Pandemics that threaten to wipe out humanity have long been a popular theme of books and films. Part of the reason that the books like The Stand, Station Eleven, and The Andromeda Strain and the movies Outbreak, Contagion, and 12 Monkeys grab our attention is because of our evolved aversion to sickness and disease. Even these fictional portrayals of pandemics scare us, and when we hear that an actual virus is spreading across the world, we can spiral into panic.
For investors, the typical knee-jerk reaction to global health crises and the resulting market fallout is to rush to reduce exposure to risky assets. The problem with this response is that you must successfully time the market twice: first when you sell, and again when you buy back in – a feat that’s nearly impossible to pull off in the face of the inherent market uncertainty.
Timing the market during the current outbreak is particularly difficult because we don’t know how big the epidemic will become or how long it will last. What we do know is how the market has performed over time during previous epidemics and major geopolitical events. So, in uncertain times like these, we must look to the historical data for direction, which tells us three things:
Market reactions to geopolitical events
Imagine you had a bunch of cash to invest at the beginning of 1990 and a crystal ball that allowed you to see the challenges the world would face over the next 30 years. Those challenges would include
- A savings and loan crisis
- Three recessions
- The first and second Iraq wars plus Afghanistan
- Multiple international bond market crises, one of which took down a major hedge fund (Long Term Capital Management) and nearly tanked the global economy
- The biggest investment bubble in U.S. history and a resulting bust
- A financial crisis almost as bad as the Great Depression
- The downgrading of U.S. Treasuries, a risk-free asset
- The election of Donald Trump as president (think about this from a 1990s perspective)
If you knew all these things would happen back in 1990, would you go ahead and invest your cash or bury it in a hole in your backyard? I’d be tempted to bury it. But from 1990 to 2019, the U.S. equity markets returned 1,627% cumulatively, as measured by the S&P 500 Index, and the global equity markets returned 710%, according to the All Country World Index. Knowing what we know now, the correct answer is clear: you should invest it. After each crisis, the market not only rebounded but also rose to new highs. And by the time most investors felt safe enough to return to the market, they’d missed out on the best days to be in it.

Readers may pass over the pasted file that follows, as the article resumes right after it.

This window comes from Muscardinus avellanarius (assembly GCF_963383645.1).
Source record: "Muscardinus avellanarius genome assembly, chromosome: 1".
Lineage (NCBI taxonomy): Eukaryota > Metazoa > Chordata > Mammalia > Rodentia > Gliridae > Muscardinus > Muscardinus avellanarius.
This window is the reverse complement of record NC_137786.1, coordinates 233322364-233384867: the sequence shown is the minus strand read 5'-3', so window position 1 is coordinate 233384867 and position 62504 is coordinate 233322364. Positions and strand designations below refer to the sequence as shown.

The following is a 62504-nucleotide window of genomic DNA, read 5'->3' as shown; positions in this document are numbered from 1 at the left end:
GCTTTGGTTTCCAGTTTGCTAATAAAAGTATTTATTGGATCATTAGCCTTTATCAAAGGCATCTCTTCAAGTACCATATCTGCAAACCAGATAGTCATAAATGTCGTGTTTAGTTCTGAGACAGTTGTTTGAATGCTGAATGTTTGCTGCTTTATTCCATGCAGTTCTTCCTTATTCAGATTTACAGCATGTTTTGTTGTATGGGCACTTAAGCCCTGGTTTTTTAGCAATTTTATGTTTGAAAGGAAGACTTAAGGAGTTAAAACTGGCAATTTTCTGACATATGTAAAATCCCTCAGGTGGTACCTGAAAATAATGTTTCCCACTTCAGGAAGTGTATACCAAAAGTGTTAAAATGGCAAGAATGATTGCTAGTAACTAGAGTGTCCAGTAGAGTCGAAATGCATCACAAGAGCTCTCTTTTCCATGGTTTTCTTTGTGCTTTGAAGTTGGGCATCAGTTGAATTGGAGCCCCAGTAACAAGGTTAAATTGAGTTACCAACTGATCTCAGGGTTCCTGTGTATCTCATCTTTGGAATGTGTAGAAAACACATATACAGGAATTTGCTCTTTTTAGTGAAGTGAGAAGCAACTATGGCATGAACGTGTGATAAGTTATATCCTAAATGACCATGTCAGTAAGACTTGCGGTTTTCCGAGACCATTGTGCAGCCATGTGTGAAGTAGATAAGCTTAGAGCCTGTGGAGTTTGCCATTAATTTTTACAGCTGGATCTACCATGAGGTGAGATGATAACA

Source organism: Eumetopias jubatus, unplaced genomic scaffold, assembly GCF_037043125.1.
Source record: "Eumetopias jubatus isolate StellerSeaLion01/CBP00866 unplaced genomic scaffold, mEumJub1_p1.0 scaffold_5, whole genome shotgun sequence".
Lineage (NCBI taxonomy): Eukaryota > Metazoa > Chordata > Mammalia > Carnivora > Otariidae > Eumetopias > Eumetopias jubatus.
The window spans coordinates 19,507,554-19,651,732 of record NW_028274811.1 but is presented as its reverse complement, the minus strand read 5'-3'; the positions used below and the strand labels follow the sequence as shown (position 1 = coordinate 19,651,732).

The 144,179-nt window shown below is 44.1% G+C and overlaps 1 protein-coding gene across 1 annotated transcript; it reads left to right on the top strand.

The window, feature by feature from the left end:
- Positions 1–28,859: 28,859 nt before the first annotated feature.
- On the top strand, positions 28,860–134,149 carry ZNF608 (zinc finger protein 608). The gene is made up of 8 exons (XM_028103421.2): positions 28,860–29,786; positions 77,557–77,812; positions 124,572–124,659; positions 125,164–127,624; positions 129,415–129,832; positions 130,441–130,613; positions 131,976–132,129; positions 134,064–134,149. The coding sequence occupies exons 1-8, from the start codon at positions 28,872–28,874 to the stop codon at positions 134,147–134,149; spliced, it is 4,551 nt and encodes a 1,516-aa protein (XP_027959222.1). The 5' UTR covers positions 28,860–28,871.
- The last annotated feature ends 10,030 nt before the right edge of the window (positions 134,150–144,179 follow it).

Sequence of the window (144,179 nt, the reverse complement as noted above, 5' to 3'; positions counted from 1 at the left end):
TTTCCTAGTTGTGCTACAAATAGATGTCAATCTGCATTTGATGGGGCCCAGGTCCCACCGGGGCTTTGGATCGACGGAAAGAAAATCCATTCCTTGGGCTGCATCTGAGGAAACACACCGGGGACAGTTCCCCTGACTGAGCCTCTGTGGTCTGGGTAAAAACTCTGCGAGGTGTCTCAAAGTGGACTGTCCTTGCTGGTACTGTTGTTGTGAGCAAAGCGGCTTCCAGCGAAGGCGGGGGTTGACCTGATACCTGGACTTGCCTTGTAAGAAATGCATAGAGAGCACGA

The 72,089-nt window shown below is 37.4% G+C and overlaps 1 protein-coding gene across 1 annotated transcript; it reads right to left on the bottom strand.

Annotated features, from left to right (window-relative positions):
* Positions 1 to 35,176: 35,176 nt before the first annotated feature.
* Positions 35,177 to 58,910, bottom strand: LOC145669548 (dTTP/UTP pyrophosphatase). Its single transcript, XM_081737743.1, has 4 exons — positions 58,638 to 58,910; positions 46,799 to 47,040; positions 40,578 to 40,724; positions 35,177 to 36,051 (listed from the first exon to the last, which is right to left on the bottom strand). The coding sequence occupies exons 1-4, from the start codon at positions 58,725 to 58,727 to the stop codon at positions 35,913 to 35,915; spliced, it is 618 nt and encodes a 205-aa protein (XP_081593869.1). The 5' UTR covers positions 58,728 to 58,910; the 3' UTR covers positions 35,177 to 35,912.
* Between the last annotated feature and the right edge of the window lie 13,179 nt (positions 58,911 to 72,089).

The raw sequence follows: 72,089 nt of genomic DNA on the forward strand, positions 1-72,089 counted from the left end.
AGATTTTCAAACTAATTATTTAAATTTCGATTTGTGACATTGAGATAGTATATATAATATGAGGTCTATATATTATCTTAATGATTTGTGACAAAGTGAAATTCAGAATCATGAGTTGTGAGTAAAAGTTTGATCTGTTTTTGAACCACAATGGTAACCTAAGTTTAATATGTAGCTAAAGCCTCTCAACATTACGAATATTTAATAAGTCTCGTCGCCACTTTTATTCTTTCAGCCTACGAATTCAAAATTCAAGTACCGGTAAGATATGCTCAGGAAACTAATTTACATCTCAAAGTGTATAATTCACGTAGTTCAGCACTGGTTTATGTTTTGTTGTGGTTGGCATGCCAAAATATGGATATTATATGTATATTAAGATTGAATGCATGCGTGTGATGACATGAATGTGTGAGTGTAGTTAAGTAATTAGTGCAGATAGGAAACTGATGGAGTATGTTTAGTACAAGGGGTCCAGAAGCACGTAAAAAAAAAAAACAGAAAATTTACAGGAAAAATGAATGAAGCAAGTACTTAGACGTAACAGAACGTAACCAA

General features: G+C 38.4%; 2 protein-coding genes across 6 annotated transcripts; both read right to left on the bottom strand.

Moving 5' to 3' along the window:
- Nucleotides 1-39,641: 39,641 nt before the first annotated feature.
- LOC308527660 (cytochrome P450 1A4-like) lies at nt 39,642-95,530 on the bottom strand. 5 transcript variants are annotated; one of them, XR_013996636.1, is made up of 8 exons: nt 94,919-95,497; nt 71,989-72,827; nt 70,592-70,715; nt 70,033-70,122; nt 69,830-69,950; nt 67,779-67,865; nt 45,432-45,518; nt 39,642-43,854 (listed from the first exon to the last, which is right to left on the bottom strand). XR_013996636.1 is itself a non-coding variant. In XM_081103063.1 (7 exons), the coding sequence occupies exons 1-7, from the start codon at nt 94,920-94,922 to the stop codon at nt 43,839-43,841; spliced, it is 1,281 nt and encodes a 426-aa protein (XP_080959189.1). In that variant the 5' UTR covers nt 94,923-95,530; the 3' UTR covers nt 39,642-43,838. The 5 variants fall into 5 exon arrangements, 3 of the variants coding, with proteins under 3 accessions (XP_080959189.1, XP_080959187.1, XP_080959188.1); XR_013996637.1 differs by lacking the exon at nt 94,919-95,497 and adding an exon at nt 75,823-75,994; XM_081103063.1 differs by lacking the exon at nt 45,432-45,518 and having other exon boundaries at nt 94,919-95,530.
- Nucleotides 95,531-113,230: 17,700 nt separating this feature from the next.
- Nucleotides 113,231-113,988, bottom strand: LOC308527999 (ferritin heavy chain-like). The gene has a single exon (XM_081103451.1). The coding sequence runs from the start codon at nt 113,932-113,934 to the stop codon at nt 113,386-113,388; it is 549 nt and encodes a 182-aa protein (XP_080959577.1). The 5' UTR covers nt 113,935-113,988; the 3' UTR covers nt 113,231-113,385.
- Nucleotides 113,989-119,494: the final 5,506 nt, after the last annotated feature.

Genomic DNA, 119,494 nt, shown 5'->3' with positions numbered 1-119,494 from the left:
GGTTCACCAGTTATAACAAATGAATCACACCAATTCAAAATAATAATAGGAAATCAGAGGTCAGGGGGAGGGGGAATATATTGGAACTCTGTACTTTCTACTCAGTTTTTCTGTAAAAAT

Effects of past epidemics on market returns
The novel coronavirus, also known as 2019-nCoV and SARS-CoV-2, causes the disease known as COVID-19 and originated in Wuhan, China. There are currently over 90,000 confirmed cases and more than 3,000 people have died. Although it has spread more quickly than other deadly viruses, the fatality rate of the coronavirus is lower than some other epidemics, ranging from 1% to 3%.
It’s nothing new for humankind to be faced with an epidemic, and some experts predict the coronavirus in unlikely to be our last. “Every five years, on average, humanity must deal with a major crisis caused by the emergence of a virus,” says Arnaud Fontanet, the director of the Pasteur-CNAM School of Public Health in France. “This phenomenon will not disappear; the world’s population is increasingly dense and increasingly mobile.”
Here’s how the coronavirus compares to previous outbreaks:
At the time, many of these epidemics were just as scary and disruptive as the coronavirus. But if you look at the S&P 500 Index performance over time, the market effects of these health crises aren’t nearly as drastic as you would think.
Research by Goldman Sachs has also found that although stocks drop at the start of an outbreak, the markets tend to rebound with the market being up almost 10% on average six months after the outbreak is announced.
So, what should investors do?
It’s still too early to know the severity of the coronavirus and whether its financial impact will be worse than previous epidemics. The most important thing for investors to do is not panic. Let’s repeat that: Don’t Panic! This is the time to step back and take the long view. I recognize how difficult this is given the non-stop headlines about the rising number of cases and deaths, particularly when we expect the related market volatility to continue for many months.
However, another thing history has taught us is that when financial markets are under pressure, there’s no substitute for liquidity, and there are precautions you can take. We advise our clients to have cash on hand that’s equal to the amount they expect to withdraw from their portfolios for at least one year, and as many as three years. Having that much liquidity will enable you to ride out the market stress even if it lasts for months, even years.
It’s also wise to have part of your portfolio in preservation assets such as high-quality fixed income that will act as dry powder during a down equity market. This dry powder can be very valuable in helping you rebalance your investment portfolios or take advantage of market opportunities as stock prices drop. You too can have a Hollywood ending if you remain calm and clear headed, and let history be your guide.
To learn more about this topic, read my blog post: The Coronavirus and How Epidemics Spread